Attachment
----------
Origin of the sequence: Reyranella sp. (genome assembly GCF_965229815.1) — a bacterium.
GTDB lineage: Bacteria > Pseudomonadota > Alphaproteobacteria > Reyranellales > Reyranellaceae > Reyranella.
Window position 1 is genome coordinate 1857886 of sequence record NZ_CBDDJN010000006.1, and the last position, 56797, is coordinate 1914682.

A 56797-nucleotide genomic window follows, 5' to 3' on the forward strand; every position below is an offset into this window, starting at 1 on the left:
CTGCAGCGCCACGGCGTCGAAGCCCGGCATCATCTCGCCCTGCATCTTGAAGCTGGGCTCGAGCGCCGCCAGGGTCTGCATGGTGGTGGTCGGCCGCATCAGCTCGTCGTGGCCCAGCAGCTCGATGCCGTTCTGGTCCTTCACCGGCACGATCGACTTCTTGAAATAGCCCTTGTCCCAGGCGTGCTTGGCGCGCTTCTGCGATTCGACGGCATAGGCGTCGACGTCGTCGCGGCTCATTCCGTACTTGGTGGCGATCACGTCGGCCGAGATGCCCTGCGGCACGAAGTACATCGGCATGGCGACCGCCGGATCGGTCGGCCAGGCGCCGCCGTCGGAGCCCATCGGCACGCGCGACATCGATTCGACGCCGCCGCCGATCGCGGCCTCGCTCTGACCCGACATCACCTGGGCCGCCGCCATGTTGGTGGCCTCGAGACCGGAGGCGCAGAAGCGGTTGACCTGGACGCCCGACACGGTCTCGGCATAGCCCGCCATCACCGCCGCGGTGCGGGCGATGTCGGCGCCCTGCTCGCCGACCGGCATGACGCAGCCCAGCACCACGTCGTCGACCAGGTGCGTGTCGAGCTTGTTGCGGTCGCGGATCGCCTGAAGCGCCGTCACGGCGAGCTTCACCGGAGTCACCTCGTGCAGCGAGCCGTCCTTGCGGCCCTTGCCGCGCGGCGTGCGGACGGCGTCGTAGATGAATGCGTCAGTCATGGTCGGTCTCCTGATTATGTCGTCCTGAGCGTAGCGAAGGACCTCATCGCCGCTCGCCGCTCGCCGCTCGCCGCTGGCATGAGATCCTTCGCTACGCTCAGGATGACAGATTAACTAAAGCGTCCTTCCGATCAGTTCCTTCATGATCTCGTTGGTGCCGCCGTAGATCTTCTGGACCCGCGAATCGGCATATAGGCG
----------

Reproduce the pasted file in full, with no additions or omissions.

Origin of the sequence: Reyranella sp. (genome assembly GCF_965229815.1) — a bacterium.
GTDB lineage: Bacteria > Pseudomonadota > Alphaproteobacteria > Reyranellales > Reyranellaceae > Reyranella.
Window position 1 is genome coordinate 1857886 of sequence record NZ_CBDDJN010000006.1, and the last position, 56797, is coordinate 1914682.

A 56797-nucleotide genomic window follows, 5' to 3' on the forward strand; every position below is an offset into this window, starting at 1 on the left:
CTGCAGCGCCACGGCGTCGAAGCCCGGCATCATCTCGCCCTGCATCTTGAAGCTGGGCTCGAGCGCCGCCAGGGTCTGCATGGTGGTGGTCGGCCGCATCAGCTCGTCGTGGCCCAGCAGCTCGATGCCGTTCTGGTCCTTCACCGGCACGATCGACTTCTTGAAATAGCCCTTGTCCCAGGCGTGCTTGGCGCGCTTCTGCGATTCGACGGCATAGGCGTCGACGTCGTCGCGGCTCATTCCGTACTTGGTGGCGATCACGTCGGCCGAGATGCCCTGCGGCACGAAGTACATCGGCATGGCGACCGCCGGATCGGTCGGCCAGGCGCCGCCGTCGGAGCCCATCGGCACGCGCGACATCGATTCGACGCCGCCGCCGATCGCGGCCTCGCTCTGACCCGACATCACCTGGGCCGCCGCCATGTTGGTGGCCTCGAGACCGGAGGCGCAGAAGCGGTTGACCTGGACGCCCGACACGGTCTCGGCATAGCCCGCCATCACCGCCGCGGTGCGGGCGATGTCGGCGCCCTGCTCGCCGACCGGCATGACGCAGCCCAGCACCACGTCGTCGACCAGGTGCGTGTCGAGCTTGTTGCGGTCGCGGATCGCCTGAAGCGCCGTCACGGCGAGCTTCACCGGAGTCACCTCGTGCAGCGAGCCGTCCTTGCGGCCCTTGCCGCGCGGCGTGCGGACGGCGTCGTAGATGAATGCGTCAGTCATGGTCGGTCTCCTGATTATGTCGTCCTGAGCGTAGCGAAGGACCTCATCGCCGCTCGCCGCTCGCCGCTCGCCGCTGGCATGAGATCCTTCGCTACGCTCAGGATGACAGATTAACTAAAGCGTCCTTCCGATCAGTTCCTTCATGATCTCGTTGGTGCCGCCGTAGATCTTCTGGACCCGCGAATCGGCATATAGGCG